Red Bull’s engine supplier Renault suspects that the fuelling equipment problem caused Championship leader Sebastian Vettel’s qualifying fault for Abu Dhabi Grand Prix.
Sebastian Vettel l move down to the back of the Abu Dhabi Grand Prix race grid following penalty. Due to a fuel irregularity, the governing FIA said in a statement.
Formula 1 sporting regulations policy states that drivers must come back to the pits with their own power so a one-litre fuel sample can be taken from the car for post-event examination. Following the Abu Dhabi GP post-qualifying test revealed he only had 850ml of fuel on board his car after Q3.
Renault trackside operations head Remi Taffin said that he was awaiting a final report from Red Bull, but he still believes possibly it is the fuelling equipment problem.
“We now have gone very deep into the investigation and, if we look back at what we learned from Saturday qualifying to Sunday morning, we obviously eventually discovered that we were missing a bit of fuel in the cell,” Taffin told Autosport
“We have checked the numbers; we have checked what we have done with the fuel ‘robot’ and every single number says we should have had the fuel. So Red Bull are now checking with the supplier of their ‘robot’ to check out that we had the right delivery. This is in progress.”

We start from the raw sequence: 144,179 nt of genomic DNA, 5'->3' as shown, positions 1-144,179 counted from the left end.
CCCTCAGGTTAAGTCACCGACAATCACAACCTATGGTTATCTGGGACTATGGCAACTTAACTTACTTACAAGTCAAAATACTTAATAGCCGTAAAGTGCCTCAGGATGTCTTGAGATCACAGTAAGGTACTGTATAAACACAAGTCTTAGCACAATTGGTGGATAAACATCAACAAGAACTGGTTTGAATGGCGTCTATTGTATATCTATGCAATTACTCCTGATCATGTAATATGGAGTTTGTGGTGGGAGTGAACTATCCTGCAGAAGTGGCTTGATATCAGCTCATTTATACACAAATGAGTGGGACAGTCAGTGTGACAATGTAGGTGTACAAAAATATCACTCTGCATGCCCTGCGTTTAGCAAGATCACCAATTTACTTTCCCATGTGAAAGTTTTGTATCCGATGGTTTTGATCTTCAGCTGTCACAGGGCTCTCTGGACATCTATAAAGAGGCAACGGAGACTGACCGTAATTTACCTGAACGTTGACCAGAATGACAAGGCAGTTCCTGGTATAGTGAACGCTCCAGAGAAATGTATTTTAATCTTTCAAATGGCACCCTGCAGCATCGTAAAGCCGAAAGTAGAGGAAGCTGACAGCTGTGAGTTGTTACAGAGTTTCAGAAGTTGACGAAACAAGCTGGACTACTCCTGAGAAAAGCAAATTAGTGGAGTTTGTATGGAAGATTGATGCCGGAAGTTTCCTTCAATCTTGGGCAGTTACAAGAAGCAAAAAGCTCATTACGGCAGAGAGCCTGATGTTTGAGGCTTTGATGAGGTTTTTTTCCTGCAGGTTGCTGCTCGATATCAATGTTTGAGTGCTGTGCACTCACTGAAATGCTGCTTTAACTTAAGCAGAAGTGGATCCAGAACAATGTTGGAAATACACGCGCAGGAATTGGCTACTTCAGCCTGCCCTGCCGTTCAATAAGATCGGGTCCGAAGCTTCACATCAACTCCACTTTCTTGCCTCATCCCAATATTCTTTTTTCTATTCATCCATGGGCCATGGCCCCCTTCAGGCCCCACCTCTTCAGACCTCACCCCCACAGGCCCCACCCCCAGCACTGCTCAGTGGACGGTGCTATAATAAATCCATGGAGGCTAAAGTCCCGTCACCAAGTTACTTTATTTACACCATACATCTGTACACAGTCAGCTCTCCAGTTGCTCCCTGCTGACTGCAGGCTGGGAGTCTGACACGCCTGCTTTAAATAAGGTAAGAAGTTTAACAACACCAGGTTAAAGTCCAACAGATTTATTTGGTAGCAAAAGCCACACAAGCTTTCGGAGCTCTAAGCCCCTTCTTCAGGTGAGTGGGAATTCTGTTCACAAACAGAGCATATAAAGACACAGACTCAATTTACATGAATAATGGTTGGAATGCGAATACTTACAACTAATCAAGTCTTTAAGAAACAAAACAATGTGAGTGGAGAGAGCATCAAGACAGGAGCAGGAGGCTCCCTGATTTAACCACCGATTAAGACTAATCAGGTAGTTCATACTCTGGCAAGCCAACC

Autosport reported that – Taffin said that there had been no change to Red Bull or Renault’s normal fuel strategy for Abu Dhabi qualifying compared to previous grand’s prix, and analysis of its data showed that consumption had been as normal. We have checked everything on our side and could not notice any problems, so we are now waiting on whether that fuel went in or not,” he added.
During the Q3 final session Renault ordered to Red Bull need emergency stop for Vettel. Taffin said that the first warning the team had that there was not enough fuel was when the data on Vettel’s in-lap showed a lack of fuel in the collector.
“We were sure at that point that we had the required level, so we did not understand why we had this drop in collector level, at the time we had a brief discussion on our intercom where we said we have this problem, it is bizarre, it is weird, and it should not be this way. He said.
“We thought that there was a problem in the fuel system somewhere and, as we later explained to the stewards, we could not afford to have a fuel pump that is running dry – because it could seize and cause the engine to be broken. That is why, when we discussed it with the [Red Bull] engineers, we gave the call to stop the car.”
Autosport asked if they would change actions for the final two races, Taffin said: “I think first we have to wait for the answer. If there was nothing we can find as an explanation we will be surprised, but we will review things with Red Bull and try and find the best solution between us. It will be a common decision. We will not do something on our own.”